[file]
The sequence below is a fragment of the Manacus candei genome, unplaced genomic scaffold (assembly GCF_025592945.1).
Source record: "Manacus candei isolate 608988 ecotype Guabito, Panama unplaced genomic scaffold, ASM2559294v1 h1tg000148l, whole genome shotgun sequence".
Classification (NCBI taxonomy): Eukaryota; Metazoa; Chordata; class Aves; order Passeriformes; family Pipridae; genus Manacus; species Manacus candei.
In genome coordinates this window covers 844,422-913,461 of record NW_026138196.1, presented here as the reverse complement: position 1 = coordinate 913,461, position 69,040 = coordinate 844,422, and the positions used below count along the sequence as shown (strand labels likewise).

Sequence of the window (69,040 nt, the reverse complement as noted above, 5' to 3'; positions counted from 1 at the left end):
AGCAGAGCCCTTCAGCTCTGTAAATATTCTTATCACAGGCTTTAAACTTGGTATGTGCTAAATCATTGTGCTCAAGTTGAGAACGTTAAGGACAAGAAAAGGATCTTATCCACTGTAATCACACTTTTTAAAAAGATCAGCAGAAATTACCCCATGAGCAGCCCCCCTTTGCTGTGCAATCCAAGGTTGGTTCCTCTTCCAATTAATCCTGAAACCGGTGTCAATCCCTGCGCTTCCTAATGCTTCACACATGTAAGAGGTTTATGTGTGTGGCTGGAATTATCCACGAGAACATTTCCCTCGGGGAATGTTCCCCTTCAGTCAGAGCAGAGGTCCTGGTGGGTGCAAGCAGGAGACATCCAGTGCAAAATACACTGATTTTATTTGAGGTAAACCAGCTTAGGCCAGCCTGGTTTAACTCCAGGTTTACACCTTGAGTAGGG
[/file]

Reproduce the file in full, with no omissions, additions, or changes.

The sequence below is a fragment of the Manacus candei genome, unplaced genomic scaffold (assembly GCF_025592945.1).
Source record: "Manacus candei isolate 608988 ecotype Guabito, Panama unplaced genomic scaffold, ASM2559294v1 h1tg000148l, whole genome shotgun sequence".
Classification (NCBI taxonomy): Eukaryota; Metazoa; Chordata; class Aves; order Passeriformes; family Pipridae; genus Manacus; species Manacus candei.
In genome coordinates this window covers 844,422-913,461 of record NW_026138196.1, presented here as the reverse complement: position 1 = coordinate 913,461, position 69,040 = coordinate 844,422, and the positions used below count along the sequence as shown (strand labels likewise).

Sequence of the window (69,040 nt, the reverse complement as noted above, 5' to 3'; positions counted from 1 at the left end):
AGCAGAGCCCTTCAGCTCTGTAAATATTCTTATCACAGGCTTTAAACTTGGTATGTGCTAAATCATTGTGCTCAAGTTGAGAACGTTAAGGACAAGAAAAGGATCTTATCCACTGTAATCACACTTTTTAAAAAGATCAGCAGAAATTACCCCATGAGCAGCCCCCCTTTGCTGTGCAATCCAAGGTTGGTTCCTCTTCCAATTAATCCTGAAACCGGTGTCAATCCCTGCGCTTCCTAATGCTTCACACATGTAAGAGGTTTATGTGTGTGGCTGGAATTATCCACGAGAACATTTCCCTCGGGGAATGTTCCCCTTCAGTCAGAGCAGAGGTCCTGGTGGGTGCAAGCAGGAGACATCCAGTGCAAAATACACTGATTTTATTTGAGGTAAACCAGCTTAGGCCAGCCTGGTTTAACTCCAGGTTTACACCTTGAGTAGGG